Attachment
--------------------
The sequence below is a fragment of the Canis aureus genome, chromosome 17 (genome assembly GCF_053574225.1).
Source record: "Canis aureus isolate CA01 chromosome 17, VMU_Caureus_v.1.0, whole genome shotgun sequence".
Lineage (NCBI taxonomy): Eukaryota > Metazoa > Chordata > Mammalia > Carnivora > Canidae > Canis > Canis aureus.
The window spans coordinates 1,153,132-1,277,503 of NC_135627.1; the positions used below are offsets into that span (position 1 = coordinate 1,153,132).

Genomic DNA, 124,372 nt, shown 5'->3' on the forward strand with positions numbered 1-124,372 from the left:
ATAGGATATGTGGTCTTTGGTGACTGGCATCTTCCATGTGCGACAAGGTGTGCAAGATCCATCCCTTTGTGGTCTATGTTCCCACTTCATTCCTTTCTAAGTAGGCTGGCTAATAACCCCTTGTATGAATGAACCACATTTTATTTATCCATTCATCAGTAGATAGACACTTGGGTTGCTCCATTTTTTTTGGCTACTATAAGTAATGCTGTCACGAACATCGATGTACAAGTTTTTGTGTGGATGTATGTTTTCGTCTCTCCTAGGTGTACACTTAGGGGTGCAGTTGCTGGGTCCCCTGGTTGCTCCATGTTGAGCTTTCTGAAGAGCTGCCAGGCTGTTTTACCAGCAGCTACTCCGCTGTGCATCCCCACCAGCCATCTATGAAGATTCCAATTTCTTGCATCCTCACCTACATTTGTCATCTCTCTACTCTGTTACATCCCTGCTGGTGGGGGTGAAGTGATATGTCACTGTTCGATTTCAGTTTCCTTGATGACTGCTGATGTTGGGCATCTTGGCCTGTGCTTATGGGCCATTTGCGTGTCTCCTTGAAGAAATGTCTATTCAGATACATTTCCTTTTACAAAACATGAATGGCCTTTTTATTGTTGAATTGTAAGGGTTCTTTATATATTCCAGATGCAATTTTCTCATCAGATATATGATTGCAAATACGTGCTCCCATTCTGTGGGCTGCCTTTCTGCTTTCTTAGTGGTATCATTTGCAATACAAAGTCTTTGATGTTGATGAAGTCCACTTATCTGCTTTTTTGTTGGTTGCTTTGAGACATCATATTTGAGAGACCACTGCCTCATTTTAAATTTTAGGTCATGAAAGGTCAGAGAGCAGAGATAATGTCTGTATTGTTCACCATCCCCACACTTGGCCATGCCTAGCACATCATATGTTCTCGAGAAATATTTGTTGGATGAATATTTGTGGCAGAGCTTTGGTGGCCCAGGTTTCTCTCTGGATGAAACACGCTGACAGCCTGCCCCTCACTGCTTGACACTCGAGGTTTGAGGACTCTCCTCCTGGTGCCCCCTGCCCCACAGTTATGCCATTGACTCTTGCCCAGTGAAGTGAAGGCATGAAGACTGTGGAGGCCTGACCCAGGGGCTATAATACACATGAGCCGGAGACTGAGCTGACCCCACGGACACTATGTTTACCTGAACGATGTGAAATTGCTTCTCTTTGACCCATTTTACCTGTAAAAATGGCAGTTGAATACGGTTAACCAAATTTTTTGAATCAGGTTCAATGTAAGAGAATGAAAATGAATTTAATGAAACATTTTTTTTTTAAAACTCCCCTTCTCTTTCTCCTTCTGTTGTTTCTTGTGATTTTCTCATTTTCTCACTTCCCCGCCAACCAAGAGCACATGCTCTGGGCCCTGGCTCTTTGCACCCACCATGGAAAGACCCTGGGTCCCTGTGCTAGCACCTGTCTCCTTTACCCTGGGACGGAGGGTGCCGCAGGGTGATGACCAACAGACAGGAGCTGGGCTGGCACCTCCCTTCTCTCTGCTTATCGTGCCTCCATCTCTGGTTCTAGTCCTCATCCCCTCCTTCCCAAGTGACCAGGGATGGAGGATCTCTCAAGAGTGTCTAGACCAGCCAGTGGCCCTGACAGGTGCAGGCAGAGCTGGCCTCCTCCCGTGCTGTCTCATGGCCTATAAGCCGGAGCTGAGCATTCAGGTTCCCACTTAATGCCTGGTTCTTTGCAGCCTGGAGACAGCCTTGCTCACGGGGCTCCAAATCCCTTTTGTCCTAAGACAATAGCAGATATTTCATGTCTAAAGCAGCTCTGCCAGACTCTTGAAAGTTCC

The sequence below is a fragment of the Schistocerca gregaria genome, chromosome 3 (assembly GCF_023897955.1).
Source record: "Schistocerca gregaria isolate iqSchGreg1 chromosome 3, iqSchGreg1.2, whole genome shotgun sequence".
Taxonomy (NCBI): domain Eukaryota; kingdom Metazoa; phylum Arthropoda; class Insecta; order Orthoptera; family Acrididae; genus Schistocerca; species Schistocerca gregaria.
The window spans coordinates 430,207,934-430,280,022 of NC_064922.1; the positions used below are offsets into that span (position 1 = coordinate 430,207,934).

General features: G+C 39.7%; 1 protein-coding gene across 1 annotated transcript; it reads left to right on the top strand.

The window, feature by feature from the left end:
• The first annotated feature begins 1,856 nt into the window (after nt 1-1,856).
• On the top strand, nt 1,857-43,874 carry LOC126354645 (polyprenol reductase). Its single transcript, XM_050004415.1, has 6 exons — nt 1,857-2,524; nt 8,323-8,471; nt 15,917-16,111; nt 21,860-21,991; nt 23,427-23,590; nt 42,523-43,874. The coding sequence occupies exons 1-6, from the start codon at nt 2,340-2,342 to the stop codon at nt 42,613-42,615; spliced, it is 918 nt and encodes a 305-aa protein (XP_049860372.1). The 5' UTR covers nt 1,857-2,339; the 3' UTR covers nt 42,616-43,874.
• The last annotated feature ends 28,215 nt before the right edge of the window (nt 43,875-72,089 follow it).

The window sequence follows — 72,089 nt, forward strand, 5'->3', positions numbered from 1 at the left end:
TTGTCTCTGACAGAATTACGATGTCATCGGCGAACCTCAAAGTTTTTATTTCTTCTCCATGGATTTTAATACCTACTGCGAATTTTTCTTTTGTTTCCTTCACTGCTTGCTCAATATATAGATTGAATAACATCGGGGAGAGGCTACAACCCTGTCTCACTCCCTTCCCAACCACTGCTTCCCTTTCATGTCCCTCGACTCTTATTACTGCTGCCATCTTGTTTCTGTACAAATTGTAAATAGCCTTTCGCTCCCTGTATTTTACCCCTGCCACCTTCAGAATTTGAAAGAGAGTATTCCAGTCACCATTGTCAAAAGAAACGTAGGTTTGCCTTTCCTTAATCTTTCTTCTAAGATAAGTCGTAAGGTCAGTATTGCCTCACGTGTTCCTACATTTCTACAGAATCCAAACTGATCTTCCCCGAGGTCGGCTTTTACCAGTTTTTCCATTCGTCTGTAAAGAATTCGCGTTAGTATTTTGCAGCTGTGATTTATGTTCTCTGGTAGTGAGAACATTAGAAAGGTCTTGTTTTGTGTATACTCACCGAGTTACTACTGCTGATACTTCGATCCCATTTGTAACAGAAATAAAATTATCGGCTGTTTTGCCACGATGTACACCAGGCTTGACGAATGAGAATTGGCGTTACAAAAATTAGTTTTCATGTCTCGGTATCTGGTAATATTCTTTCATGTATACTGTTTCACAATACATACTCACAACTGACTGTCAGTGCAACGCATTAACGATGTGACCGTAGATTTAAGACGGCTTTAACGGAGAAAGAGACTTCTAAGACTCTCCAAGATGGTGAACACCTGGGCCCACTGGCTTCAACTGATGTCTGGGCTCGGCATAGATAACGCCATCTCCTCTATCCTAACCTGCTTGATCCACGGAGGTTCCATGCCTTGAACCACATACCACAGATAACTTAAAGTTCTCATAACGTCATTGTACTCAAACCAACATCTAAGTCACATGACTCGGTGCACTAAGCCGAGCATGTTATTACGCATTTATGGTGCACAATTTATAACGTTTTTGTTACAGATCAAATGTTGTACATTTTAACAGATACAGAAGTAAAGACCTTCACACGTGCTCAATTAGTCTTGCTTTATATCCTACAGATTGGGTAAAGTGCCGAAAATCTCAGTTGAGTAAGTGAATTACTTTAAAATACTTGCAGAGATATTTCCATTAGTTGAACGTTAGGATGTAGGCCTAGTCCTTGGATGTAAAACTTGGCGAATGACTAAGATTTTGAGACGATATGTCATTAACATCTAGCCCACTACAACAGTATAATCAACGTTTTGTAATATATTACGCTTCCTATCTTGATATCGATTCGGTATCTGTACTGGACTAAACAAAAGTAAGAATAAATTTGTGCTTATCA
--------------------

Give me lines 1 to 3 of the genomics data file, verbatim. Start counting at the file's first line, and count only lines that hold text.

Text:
The sequence below is a fragment of the Canis aureus genome, chromosome 17 (genome assembly GCF_053574225.1).
Source record: "Canis aureus isolate CA01 chromosome 17, VMU_Caureus_v.1.0, whole genome shotgun sequence".
Lineage (NCBI taxonomy): Eukaryota > Metazoa > Chordata > Mammalia > Carnivora > Canidae > Canis > Canis aureus.